I most often take you down New Journeys on Old Roads, but in April, you can ride with me along some New Roads I’ve never traveled. We can stop and dip our toe in the Atlantic along Florida’s beaches, breathe in the salty magic of the ocean, ponder the history of the struggles of a people, and feed our soul on the blues music of the Deep South. We’ll drive Atlantic Ocean’s 1-A1 Route viewing Florida’s coastal lighthouses. We’ll visit the sprawling Naval Station Norfolk, largest naval station in the world. At the halfway point of the tour, we’ll enter the southern portion of the 2,000 miles of the Appalachian & Allegheny Mountains. Before I bring you back home, we’ll visit FAME Recording Studio in Muscle Shoals AL and see some musical collections in Memphis. But don’t worry…after I drive you out of the Deep South, we’ll celebrate more music in the dazzling and magical Ozark Mountains before we turn south to the Red River and back to TX.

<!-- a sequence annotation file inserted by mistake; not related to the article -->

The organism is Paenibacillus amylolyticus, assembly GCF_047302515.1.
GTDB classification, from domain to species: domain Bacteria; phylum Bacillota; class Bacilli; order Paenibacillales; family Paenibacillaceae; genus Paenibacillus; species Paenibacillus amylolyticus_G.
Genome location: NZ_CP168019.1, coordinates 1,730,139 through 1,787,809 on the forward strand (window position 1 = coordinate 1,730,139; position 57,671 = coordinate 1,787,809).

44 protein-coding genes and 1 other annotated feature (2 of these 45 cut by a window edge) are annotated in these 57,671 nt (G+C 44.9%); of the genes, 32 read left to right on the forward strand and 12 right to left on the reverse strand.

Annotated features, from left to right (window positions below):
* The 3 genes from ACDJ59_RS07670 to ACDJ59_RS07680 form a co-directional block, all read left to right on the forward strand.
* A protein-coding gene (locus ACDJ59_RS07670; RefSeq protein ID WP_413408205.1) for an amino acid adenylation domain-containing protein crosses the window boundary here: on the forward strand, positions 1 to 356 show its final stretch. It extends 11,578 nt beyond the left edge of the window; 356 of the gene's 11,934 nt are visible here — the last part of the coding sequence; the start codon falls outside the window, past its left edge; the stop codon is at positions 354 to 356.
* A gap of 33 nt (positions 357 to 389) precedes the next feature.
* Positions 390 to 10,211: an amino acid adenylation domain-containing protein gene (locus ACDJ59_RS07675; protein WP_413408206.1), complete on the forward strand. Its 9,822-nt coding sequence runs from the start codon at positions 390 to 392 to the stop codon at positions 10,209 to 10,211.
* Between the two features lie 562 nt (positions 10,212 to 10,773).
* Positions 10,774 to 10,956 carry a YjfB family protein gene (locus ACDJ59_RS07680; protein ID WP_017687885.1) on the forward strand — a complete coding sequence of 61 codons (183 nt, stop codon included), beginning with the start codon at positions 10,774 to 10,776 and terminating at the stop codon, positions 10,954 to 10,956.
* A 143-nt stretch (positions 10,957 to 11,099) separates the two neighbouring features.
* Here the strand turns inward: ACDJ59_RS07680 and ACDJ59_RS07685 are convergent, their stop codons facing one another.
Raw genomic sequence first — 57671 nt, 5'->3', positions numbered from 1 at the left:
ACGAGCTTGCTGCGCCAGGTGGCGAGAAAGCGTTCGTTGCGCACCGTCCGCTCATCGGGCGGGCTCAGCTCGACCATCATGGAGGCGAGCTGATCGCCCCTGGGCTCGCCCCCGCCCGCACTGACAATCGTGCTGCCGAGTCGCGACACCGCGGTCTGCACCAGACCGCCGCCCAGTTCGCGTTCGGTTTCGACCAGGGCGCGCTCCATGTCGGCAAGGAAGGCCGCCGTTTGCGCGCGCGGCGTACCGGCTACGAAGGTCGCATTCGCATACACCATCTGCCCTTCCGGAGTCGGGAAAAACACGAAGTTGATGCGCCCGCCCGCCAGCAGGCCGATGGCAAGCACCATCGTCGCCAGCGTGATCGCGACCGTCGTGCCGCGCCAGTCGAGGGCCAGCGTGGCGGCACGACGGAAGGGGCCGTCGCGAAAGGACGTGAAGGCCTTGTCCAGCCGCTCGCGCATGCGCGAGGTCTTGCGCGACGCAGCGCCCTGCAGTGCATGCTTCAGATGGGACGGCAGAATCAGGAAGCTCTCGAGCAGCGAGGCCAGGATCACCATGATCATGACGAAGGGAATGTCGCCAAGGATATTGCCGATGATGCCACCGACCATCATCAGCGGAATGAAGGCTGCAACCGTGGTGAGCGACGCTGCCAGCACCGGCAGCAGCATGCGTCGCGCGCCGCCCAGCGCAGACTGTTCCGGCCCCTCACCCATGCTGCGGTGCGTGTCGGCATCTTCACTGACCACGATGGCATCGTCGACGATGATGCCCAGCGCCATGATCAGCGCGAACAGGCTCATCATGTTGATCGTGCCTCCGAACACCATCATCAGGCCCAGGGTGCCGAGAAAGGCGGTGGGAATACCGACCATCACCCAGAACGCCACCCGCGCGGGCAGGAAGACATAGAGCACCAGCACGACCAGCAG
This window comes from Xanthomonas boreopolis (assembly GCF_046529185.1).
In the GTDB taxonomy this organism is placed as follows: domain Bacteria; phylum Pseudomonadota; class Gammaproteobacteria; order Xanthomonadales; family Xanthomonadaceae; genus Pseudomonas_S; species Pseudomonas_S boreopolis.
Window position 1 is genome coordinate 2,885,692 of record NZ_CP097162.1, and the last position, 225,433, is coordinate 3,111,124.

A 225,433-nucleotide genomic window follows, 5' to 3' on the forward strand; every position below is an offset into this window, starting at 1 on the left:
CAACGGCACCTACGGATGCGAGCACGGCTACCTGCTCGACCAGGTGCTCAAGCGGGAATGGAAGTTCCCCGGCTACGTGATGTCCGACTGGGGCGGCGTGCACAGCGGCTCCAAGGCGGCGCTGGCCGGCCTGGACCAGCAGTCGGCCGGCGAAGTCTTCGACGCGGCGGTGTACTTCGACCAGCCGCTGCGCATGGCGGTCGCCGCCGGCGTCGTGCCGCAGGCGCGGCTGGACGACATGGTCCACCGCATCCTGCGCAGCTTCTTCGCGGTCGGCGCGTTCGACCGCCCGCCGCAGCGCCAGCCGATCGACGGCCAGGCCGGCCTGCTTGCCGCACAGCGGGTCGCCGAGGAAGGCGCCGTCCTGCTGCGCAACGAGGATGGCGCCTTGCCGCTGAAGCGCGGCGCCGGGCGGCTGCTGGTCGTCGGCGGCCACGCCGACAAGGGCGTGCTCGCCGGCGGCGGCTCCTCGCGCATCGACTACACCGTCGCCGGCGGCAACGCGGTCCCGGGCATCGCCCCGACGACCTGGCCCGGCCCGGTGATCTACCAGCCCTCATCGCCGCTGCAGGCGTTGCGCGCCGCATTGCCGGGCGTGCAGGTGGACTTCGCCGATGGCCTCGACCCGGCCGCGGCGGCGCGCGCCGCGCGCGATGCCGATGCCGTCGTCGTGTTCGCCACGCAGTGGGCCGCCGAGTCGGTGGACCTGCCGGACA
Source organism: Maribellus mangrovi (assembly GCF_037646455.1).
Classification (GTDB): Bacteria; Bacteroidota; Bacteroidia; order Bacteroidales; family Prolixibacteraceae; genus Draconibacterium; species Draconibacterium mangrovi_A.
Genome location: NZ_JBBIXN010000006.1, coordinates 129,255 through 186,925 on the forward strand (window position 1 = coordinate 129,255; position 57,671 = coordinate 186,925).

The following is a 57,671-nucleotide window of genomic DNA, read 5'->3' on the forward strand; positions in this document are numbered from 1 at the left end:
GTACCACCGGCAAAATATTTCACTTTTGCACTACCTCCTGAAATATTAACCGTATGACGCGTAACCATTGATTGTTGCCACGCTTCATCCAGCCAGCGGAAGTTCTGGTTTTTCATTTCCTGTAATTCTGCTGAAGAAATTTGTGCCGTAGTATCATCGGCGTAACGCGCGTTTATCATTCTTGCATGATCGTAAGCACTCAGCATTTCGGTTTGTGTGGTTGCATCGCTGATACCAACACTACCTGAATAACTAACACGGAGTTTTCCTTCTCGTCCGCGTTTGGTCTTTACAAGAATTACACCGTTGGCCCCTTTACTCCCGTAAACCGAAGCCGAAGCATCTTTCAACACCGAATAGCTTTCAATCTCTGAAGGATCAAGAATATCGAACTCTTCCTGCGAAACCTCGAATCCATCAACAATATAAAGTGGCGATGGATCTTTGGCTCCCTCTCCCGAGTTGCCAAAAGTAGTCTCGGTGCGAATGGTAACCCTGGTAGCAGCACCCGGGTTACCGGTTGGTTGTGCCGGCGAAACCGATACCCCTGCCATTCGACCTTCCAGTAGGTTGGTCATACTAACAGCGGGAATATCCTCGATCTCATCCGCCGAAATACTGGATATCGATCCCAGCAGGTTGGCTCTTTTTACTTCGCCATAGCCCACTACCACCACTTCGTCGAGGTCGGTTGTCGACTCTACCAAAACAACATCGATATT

Magical Musical Historical Tour
Beginning on the Historic Bankhead Highway Route, we’ll leave North TX along I-20 into the East Texas Forests, through Caddo Parish LA along Highway 80 to the Bossier Strip casinos.
We’ll cross the Mississippi River in Vicksburg MS where the river boats roll, and we’ll imagine the captain might be Mark Twain.
Just south of Vicksburg is Natchez, MS. The historic Natchez Trace Parkway is a forest trail extending roughly 440 miles from Nashville, Tennessee, to Natchez, Mississippi, linking the Cumberland (in TN) and Mississippi Rivers.
At the point where we pull onto the Trace, you’ll need to be ready to pause & reflect upon one of the harshest exercises of US laws—the Indian Removal Act of 1830. By 1838, over 100,000 Native Americans Cherokee, Creek, Choctaw, Chickasaw, and Seminole were forcibly relocated from the rich fertile soil of their ancestral homes in the South to a newly cleared desolate dirt land called “Indian Territory” (present day OK). This “herding” has been called the “Trail of Tears”; more than 15,000 died on the trail.